Science textbook gets science right!!!

Last summer my son was required to read "State of Fear" by Michael Crichton in preparation for his Geosciences class that all high school seniors are required to take at his school (it's a school that specializes in science and technology).  That made me nervous, knowing that "State of Fear" has been widely debunked as a source of useful information on climate science (see my series on State of Fear here).  I was hoping that his teachers were not going to use it as some sort of instructional material on climate change.

I was immensely relieved, though, when I read the very first sentence in his textbook:

Earth is currently being altered at an unprecedented rate by human activity.  The buildup of greenhouse gases in the atmosphere has already warmed Earth's climate by a small amount, and may warm it significantly in the future unless steps are taken to reduce greenhouse gas emissions globally.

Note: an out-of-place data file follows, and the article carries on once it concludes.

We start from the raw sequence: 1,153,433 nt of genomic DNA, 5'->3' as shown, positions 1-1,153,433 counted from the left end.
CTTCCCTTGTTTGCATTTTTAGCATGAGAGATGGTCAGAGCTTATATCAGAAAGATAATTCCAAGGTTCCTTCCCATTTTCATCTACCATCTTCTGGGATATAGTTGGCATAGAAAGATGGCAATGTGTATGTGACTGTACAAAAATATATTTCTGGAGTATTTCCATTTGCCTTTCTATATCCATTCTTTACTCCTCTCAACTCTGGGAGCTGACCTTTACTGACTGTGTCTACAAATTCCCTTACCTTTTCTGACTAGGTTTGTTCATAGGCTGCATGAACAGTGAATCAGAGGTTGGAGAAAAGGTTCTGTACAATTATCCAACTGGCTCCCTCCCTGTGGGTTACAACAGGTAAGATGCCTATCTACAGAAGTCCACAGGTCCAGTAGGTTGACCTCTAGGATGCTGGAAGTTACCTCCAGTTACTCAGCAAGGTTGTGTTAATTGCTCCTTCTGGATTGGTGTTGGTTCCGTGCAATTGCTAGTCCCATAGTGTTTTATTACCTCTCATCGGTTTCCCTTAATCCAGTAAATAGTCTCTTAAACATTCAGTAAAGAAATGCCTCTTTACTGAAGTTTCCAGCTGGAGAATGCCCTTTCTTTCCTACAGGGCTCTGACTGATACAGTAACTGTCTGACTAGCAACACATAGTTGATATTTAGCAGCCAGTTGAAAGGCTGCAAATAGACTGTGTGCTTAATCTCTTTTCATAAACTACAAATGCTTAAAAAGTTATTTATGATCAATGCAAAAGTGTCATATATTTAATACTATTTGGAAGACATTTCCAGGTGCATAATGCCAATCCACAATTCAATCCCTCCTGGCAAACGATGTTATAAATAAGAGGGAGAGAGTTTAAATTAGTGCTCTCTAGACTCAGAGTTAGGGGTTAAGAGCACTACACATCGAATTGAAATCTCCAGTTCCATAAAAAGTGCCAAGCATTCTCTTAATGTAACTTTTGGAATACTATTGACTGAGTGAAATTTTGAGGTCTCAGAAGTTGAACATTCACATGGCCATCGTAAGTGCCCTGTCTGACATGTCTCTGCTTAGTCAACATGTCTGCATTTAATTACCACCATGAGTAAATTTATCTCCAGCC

And on the same page it goes on even more directly:
Our world is changing.  In fact, Earth as always been changing and will continue to do so for ages to come.  Yet, there is a difference between the changes occurring now and those that occurred previously.  Earth is changing faster today than it has throughout most of its 4.6 billion year history.  Indeed, it may be changing faster than it ever has, except perhaps in the aftermath of giant meteorite impacts.  The cause of this accelerated pace of change is simple: human activity.  Human populations have expanded in numbers and in their technological abilities to the point at which we are now exerting a significant influence on our planet.
 Wow!  That is some really straight talk.  I live in Virginia, where our Attorney General has been attacking climate scientists like Michael Mann.  I wonder if he knows that we are teaching our students such heretical thoughts!
(the textbook is The Earth System, 3rd ed., by Lee R. Kump, James F. Kasting and Robert G. Crane)

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